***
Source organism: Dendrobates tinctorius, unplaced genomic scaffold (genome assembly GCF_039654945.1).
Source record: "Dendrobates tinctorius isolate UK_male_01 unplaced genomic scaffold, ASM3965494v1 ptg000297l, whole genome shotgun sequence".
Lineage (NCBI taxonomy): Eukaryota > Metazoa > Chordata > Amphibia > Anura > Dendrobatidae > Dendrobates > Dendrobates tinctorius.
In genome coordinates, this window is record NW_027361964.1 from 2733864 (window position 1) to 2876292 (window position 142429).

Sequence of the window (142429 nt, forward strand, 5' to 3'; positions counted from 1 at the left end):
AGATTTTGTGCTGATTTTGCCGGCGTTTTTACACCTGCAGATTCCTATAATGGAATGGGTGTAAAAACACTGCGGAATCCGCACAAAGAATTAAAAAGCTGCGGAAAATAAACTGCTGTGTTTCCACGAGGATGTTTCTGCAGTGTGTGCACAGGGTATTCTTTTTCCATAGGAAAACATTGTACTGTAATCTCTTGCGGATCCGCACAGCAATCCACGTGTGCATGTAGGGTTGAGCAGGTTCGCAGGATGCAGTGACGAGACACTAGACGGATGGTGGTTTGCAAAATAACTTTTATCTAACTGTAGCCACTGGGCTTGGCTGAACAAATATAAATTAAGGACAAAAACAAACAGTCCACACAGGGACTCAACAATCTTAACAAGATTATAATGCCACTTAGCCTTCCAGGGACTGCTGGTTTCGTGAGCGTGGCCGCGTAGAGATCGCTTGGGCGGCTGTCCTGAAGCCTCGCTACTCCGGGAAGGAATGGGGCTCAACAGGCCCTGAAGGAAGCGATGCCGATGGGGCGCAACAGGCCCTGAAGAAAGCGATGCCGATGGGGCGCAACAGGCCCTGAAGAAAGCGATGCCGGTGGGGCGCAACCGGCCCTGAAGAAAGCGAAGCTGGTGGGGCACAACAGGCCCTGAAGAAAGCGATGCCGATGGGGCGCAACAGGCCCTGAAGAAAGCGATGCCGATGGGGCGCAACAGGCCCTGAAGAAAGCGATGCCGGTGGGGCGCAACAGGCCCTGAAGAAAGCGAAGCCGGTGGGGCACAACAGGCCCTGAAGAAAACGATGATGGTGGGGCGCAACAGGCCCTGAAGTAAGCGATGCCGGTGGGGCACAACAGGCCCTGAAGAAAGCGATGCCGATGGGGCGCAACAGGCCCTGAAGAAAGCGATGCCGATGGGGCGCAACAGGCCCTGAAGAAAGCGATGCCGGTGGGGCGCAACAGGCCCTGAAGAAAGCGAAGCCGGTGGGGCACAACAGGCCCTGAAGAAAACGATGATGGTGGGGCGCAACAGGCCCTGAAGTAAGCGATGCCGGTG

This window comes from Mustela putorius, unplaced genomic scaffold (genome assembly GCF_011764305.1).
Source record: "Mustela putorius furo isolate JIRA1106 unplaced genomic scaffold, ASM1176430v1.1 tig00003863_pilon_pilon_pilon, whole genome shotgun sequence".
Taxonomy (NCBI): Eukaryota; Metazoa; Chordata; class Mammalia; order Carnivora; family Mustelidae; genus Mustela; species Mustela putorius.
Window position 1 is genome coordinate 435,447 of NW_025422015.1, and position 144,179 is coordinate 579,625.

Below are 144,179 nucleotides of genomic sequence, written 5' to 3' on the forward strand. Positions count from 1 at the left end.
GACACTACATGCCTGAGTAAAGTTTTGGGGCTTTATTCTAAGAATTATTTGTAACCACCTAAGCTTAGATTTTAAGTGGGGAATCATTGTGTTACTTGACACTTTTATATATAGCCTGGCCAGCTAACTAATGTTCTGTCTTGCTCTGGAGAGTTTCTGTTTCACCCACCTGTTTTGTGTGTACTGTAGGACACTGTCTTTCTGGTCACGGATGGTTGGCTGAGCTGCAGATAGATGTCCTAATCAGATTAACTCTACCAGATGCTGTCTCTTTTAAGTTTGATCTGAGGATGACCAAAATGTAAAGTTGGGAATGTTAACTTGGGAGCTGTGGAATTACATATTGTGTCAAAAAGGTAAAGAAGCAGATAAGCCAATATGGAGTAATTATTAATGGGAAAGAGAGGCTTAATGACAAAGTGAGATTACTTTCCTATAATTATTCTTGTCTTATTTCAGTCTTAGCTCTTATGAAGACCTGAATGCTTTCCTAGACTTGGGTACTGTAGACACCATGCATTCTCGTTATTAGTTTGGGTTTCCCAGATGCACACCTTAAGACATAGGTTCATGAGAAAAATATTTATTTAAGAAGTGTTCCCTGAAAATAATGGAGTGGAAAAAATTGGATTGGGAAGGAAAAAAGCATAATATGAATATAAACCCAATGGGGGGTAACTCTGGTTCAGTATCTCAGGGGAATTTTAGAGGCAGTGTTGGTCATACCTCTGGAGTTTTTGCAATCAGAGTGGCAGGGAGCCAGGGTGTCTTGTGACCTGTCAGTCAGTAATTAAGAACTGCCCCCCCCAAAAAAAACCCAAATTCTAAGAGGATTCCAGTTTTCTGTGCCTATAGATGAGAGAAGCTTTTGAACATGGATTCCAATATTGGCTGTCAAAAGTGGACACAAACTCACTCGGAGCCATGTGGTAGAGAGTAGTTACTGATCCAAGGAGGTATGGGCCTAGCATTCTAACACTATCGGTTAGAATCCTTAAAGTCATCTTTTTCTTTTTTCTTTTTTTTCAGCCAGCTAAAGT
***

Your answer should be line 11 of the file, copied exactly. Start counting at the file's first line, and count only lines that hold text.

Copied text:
Below are 144,179 nucleotides of genomic sequence, written 5' to 3' on the forward strand. Positions count from 1 at the left end.